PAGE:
Friday, April 30, 2010

Alinea's Desserts

I had the pleasure of eating for the second time at Alinea last night. Both my girlfriend and I enjoyed it very much. We both enjoyed three sweet courses to finish our meal. The first couple pictures are of Earl Grey, which was brought out on a pillow that was perfumed with the scent of earl grey. The dessert consisted of lemon curd spheres, crystallized pine nuts, cookie crumble, carmelized white chocolate, and I believe a rose water gelee. The second dessert we enjoyed was their Chocolate dessert. It consisted of coconut gel, menthol, hyssop, frozen coconut, frozen chocolate mousse, warm chocolate "puck", and a chocolate crumble. The third and our final course was there classic bubble gum shooter, which was filled with a long pepper gelee, hibiscus gel, creme fraiche, and bubble gum tapioca. Overall our meal was fantastic. I look forward to the next time I eat at Alinea.

Wednesday, April 28, 2010

My thoughts

First and foremost I focus on flavor, and how I can get the most from my product. I usually start each dessert with a flavor profile of 3-4 main flavors that I want my dessert to consist of. You have to think that if you use too many flavors in your desserts things might get “lost”. Sometimes less is more if you know what I mean. When I go to a restaurant or a bakery, I always eat with my eyes. I believe that customers will always eat with there eyes first. People are not going to come into your establishment if your food does not look appetizing. So another main focus of mine is to make my desserts visually appealing. I really enjoy movement in desserts. I like to kind of stray from the more classical symmetry that I have seen in a lot of desserts lately. I guess you could say I like more organic and whimsical shapes. Another thing I like to focus on is color in my desserts. Being a marketing major I have learned that each color in our spectrum introduces and provokes a different emotional response in people. It is through these emotional responses that feelings are formed. Each color represents something else. So, playing with different colors and components you can in turn begin to delve into the minds of your guests. I also try to focus on technique whether it be classical or more modern. I believe that you must have a strong foundation of technique. These are just a few of the things that float around in my brain when I begin to work on a new dessert. To be continued….

Monday, April 26, 2010

New Hering Plate

This is a picture of a new hering plate we recieved at L20. Im not sure if it is new to the restaurant or just new to the menu. When I first saw Laurent pull this plate out I fell in love. A crowd of eager chefs soon circled to see the plate for themselves. Hering must have broken a lot of plates drilling the holes. I am not quite sure what the actual name of the plate is or the exact price. I would imagine a single plate would cost $400-600. (don't quote me on that).

Wednesday, April 21, 2010

Plates Continued...

I wanted to share with you pictures of different plates that I have acquired over the past few years at per se, Alinea, and L20. I really get inspired by seeing beautiful china. My mind starts thinking of different dessert components that could both compliment each other and also compliment the lines of the plate. Plates are a big expense in a restaurants budget. I have been witness to quite a few mishaps in the kitchen when stacks of plates have been broken, servers dropping trays, porters dropping plates, etc. It might be one of the worst sounds in a quite kitchen during service. The CRASH of a tray stacked full of a 6 tops entrees, the kitchen going silent in the horror, the chef stares in shock, the server’s remorse. At per se any plate that was chipped or disfigured in any way was discarded immediately. This attention to detail can cost a restaurant hundreds if not thousands of dollars on a single “accident”. I have been fortunate enough to be around and lay claim to the restaurants expenses.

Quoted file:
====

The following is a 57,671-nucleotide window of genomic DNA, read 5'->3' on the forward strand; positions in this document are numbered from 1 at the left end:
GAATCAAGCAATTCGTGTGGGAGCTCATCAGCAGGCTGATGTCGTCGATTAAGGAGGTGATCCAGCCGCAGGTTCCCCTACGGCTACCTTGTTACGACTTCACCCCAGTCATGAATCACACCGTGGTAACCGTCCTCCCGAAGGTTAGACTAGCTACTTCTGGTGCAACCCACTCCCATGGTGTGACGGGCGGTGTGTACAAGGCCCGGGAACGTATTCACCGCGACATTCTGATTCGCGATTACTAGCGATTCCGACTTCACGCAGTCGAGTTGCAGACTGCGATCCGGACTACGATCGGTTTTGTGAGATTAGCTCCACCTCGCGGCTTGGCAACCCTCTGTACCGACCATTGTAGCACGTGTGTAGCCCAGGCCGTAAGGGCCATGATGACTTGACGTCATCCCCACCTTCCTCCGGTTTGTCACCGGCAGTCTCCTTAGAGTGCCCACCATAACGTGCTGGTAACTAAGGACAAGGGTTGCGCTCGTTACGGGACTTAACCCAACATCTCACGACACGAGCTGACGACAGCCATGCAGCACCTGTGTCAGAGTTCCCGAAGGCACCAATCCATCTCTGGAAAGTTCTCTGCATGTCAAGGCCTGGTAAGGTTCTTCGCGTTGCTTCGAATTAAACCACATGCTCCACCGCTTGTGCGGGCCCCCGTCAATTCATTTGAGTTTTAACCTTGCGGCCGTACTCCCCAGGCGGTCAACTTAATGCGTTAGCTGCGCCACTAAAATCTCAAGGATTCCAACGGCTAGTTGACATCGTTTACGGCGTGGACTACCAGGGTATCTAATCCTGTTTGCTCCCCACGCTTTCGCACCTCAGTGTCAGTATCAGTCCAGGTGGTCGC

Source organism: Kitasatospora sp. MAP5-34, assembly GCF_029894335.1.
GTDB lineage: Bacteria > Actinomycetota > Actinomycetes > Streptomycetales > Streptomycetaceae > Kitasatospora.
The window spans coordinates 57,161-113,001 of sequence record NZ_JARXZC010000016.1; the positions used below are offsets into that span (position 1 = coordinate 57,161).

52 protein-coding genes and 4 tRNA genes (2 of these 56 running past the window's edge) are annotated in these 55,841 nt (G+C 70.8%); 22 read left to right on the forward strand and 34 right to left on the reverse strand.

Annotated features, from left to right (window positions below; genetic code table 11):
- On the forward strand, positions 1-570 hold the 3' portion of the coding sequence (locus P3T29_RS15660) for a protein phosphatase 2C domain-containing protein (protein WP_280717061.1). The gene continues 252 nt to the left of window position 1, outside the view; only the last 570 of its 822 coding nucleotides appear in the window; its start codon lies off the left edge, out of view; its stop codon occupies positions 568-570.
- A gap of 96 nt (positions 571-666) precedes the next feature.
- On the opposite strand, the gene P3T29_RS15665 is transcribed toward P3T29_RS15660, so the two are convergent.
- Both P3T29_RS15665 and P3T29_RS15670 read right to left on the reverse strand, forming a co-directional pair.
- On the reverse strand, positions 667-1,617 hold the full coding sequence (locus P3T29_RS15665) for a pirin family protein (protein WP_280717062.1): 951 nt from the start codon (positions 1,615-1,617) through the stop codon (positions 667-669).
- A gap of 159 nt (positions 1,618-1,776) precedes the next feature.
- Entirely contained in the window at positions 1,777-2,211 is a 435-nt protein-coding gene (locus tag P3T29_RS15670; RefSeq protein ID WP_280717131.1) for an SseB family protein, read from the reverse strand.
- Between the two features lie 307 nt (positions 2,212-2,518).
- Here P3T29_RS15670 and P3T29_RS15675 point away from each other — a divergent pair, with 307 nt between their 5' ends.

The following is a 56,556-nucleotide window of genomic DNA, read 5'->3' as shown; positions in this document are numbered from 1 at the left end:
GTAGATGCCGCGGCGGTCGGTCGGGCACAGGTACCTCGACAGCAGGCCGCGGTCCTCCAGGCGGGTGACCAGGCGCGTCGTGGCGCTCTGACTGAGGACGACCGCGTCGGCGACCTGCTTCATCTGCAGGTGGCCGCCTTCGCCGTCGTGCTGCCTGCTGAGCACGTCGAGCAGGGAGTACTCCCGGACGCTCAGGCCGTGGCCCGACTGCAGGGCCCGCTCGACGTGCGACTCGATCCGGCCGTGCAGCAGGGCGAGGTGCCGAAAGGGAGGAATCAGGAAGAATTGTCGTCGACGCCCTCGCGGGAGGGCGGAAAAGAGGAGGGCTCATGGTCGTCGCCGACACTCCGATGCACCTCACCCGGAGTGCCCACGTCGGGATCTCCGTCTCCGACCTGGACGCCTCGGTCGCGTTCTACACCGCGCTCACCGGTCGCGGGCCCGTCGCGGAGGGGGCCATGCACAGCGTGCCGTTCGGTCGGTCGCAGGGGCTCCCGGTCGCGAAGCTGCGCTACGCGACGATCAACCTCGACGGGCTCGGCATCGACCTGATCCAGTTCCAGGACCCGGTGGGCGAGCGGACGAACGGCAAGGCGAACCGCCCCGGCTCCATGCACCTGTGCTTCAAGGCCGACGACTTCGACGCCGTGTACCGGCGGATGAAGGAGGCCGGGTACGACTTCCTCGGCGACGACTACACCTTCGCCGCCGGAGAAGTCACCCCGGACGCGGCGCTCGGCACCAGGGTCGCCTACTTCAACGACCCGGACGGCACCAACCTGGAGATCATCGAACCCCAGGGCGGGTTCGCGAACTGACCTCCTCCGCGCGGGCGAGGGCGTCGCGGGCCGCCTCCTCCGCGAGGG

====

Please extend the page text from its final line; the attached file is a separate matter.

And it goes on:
per se



Monday, April 19, 2010

Alcohol "Gums"

The pictures that you see are taken at L20 and are of mezcal “gum”. Essentially it is a gelee made from gelatin and sugar with mezcal alcohol as the flavoring. I have made other gums using the same formula but with different alcohol flavorings. The texture is that of a gummy bear, but with pure alcohol flavoring. A grown up gummy bear if you will. The formula consists of the alcohol flavoring bloomed with powdered gelatin. Another mixture of the same alcohol, sugar, and glucose is heated to 125 degrees C, and then cooled to 100 degrees. The bloomed alcohol and gelatin mix is added to the cooled sugars, with a third amount of the alcohol. The finished gelee is funneled into oiled silicon molds to set in refrigeration. I would imagine that any liquid could be replaced in the formula to add flavor (fruit purees etc.) I think the finished product is an interesting way to add a different textural element to your desserts.

Friday, April 16, 2010

Hering Plates

I really have a thing for plates. I love going to restaurants and seeing what kind of plates they use. Some of my favorite plates are made by a German company called Hering. Mostly all of there plates have the same type of design on them, they are all made from porcelain, and are all very expensive. I have had the plasure of plating on hering plates/bowls at both per se and L20. At L20 we use about 85% hering plates, which makes me very happy. In my opinion picking the right plate for your dessert is a major decision that takes time.

Wednesday, April 14, 2010

New Dessert

On my days off I really enjoy coming up with new dessert ideas in my own kitchen. All of the pictures in "My Desserts" have been made at home in my kitchen. I own a lot of idustrial chemicals that help me to achieve the products in the pictures. I also own a lot of tools that I rely on to create my desserts (immersion blender, thermowhip, vitaprep, atomizer, etc etc.) I really hope that I can inspire more chefs to cook and test recipes in the comfort of there own home. I know that after 14 hour days that is the last thing that most of you would want to do. But hey this dessert only took about an hour to make from start to finish.

Apricot, Lemon Confit, Orange Confit, Lemon Gel, Apricot Gel, Vanilla Bavarois, Heavy Cream Powder, Orange Candy, Orange Sorbet

Monday, April 12, 2010

Cotton Candy